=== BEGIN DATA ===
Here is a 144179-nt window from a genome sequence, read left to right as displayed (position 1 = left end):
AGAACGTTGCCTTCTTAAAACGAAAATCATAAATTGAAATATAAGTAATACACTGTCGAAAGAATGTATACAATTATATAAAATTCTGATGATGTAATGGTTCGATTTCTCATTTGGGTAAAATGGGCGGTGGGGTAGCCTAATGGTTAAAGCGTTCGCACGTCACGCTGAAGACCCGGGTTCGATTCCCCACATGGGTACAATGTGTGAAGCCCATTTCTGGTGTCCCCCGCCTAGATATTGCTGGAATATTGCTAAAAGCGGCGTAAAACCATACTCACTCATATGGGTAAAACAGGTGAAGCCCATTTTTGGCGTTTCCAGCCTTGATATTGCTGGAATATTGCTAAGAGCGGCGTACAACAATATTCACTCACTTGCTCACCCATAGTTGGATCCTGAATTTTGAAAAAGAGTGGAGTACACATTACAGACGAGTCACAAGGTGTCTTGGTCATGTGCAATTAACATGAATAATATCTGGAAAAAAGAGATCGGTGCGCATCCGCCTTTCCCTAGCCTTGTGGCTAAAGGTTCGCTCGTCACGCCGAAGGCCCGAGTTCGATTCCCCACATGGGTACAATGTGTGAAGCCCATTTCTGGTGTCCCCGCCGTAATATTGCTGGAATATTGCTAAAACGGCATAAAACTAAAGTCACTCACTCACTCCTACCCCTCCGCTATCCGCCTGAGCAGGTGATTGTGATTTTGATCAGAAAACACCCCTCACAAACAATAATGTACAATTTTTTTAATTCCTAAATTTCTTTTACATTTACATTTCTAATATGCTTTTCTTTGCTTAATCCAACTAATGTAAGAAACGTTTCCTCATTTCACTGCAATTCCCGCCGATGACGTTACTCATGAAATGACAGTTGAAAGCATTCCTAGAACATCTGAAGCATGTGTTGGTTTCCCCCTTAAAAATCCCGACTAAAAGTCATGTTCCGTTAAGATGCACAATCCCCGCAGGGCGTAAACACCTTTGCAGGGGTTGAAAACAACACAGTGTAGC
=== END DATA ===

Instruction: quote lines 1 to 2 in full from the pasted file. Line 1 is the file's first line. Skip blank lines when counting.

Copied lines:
Here is a 144179-nt window from a genome sequence, read left to right as displayed (position 1 = left end):
AGAACGTTGCCTTCTTAAAACGAAAATCATAAATTGAAATATAAGTAATACACTGTCGAAAGAATGTATACAATTATATAAAATTCTGATGATGTAATGGTTCGATTTCTCATTTGGGTAAAATGGGCGGTGGGGTAGCCTAATGGTTAAAGCGTTCGCACGTCACGCTGAAGACCCGGGTTCGATTCCCCACATGGGTACAATGTGTGAAGCCCATTTCTGGTGTCCCCCGCCTAGATATTGCTGGAATATTGCTAAAAGCGGCGTAAAACCATACTCACTCATATGGGTAAAACAGGTGAAGCCCATTTTTGGCGTTTCCAGCCTTGATATTGCTGGAATATTGCTAAGAGCGGCGTACAACAATATTCACTCACTTGCTCACCCATAGTTGGATCCTGAATTTTGAAAAAGAGTGGAGTACACATTACAGACGAGTCACAAGGTGTCTTGGTCATGTGCAATTAACATGAATAATATCTGGAAAAAAGAGATCGGTGCGCATCCGCCTTTCCCTAGCCTTGTGGCTAAAGGTTCGCTCGTCACGCCGAAGGCCCGAGTTCGATTCCCCACATGGGTACAATGTGTGAAGCCCATTTCTGGTGTCCCCGCCGTAATATTGCTGGAATATTGCTAAAACGGCATAAAACTAAAGTCACTCACTCACTCCTACCCCTCCGCTATCCGCCTGAGCAGGTGATTGTGATTTTGATCAGAAAACACCCCTCACAAACAATAATGTACAATTTTTTTAATTCCTAAATTTCTTTTACATTTACATTTCTAATATGCTTTTCTTTGCTTAATCCAACTAATGTAAGAAACGTTTCCTCATTTCACTGCAATTCCCGCCGATGACGTTACTCATGAAATGACAGTTGAAAGCATTCCTAGAACATCTGAAGCATGTGTTGGTTTCCCCCTTAAAAATCCCGACTAAAAGTCATGTTCCGTTAAGATGCACAATCCCCGCAGGGCGTAAACACCTTTGCAGGGGTTGAAAACAACACAGTGTAGC